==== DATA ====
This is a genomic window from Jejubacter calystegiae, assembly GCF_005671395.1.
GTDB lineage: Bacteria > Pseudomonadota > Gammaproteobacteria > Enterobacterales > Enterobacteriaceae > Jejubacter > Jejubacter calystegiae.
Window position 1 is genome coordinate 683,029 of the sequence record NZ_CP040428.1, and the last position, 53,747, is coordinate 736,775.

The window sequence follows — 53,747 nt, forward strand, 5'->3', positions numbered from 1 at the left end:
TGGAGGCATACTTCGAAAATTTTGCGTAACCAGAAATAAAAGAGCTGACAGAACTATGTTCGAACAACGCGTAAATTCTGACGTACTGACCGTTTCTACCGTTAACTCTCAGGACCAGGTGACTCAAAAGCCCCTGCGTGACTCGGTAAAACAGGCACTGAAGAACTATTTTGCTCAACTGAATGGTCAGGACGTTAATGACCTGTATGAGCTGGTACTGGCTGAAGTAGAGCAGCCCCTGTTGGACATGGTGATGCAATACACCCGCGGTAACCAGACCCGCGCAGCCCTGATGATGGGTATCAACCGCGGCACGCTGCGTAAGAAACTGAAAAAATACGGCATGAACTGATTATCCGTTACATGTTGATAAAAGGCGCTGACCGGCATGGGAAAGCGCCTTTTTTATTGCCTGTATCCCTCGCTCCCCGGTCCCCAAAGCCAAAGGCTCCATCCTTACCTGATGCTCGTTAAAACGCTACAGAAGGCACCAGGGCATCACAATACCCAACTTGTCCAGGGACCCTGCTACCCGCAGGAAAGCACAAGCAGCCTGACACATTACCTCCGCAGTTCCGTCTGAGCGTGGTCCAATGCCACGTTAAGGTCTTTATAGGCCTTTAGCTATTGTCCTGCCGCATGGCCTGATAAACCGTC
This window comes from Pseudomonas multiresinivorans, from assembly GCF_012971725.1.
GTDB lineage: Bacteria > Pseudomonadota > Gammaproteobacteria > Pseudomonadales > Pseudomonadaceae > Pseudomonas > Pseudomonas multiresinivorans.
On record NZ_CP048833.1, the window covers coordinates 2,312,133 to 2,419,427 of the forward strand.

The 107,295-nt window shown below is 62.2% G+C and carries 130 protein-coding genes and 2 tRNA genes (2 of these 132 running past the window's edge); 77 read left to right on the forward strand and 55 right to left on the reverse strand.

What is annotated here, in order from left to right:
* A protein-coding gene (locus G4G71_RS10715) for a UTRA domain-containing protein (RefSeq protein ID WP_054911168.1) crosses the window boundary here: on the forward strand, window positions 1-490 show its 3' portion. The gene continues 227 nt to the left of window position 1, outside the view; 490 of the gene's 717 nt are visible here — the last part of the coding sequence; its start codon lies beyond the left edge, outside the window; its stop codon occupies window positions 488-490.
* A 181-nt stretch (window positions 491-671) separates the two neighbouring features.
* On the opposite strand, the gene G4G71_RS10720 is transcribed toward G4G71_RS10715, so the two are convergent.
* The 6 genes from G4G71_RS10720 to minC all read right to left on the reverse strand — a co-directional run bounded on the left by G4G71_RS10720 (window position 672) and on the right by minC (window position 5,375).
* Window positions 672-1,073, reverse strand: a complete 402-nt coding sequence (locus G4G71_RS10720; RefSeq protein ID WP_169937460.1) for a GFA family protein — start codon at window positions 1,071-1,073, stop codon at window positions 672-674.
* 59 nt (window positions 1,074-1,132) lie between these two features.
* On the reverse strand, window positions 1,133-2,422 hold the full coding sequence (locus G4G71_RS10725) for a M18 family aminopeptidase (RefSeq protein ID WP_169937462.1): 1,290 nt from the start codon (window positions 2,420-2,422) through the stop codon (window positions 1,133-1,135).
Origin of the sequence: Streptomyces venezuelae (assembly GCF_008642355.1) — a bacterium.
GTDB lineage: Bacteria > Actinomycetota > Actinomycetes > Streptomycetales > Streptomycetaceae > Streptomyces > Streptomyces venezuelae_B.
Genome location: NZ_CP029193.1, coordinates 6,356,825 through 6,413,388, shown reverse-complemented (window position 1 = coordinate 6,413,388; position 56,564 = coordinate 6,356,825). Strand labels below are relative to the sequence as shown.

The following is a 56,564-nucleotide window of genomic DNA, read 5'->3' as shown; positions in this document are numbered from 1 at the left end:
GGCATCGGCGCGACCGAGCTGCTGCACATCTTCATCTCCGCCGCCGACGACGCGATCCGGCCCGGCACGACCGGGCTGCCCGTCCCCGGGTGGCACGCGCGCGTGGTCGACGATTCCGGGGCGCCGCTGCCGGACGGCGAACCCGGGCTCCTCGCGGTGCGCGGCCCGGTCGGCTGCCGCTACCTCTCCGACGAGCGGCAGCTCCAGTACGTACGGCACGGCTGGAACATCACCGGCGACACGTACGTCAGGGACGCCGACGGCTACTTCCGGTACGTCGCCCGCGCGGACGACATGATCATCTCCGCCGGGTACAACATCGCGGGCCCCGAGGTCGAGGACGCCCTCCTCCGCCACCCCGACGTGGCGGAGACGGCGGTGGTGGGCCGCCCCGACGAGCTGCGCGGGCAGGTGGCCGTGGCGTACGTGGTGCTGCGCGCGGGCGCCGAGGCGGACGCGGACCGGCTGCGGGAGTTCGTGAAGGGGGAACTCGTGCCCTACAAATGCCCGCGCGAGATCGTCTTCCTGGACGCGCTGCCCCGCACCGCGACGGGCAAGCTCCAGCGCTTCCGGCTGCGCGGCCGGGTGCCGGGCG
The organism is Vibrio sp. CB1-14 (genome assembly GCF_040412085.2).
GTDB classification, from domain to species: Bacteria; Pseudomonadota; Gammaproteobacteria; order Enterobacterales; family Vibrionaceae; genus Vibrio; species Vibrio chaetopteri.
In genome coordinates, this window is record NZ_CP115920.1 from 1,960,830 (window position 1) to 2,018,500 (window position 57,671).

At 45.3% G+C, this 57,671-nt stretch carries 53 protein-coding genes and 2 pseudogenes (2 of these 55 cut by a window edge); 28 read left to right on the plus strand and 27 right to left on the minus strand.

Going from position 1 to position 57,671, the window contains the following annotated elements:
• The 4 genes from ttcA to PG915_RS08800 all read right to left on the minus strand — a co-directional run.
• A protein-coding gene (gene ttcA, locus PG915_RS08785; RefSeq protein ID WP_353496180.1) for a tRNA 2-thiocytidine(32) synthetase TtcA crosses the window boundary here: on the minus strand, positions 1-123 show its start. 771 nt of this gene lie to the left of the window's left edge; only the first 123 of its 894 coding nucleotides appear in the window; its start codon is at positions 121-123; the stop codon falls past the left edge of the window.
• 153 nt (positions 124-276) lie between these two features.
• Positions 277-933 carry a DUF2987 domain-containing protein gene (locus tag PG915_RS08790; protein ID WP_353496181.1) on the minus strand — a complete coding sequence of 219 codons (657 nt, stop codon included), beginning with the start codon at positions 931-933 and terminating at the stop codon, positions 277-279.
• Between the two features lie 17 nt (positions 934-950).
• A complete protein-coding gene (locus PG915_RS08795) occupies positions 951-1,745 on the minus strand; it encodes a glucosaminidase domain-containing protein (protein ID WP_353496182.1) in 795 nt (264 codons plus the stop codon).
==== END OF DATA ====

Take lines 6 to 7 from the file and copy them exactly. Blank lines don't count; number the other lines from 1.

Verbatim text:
This window comes from Pseudomonas multiresinivorans, from assembly GCF_012971725.1.
GTDB lineage: Bacteria > Pseudomonadota > Gammaproteobacteria > Pseudomonadales > Pseudomonadaceae > Pseudomonas > Pseudomonas multiresinivorans.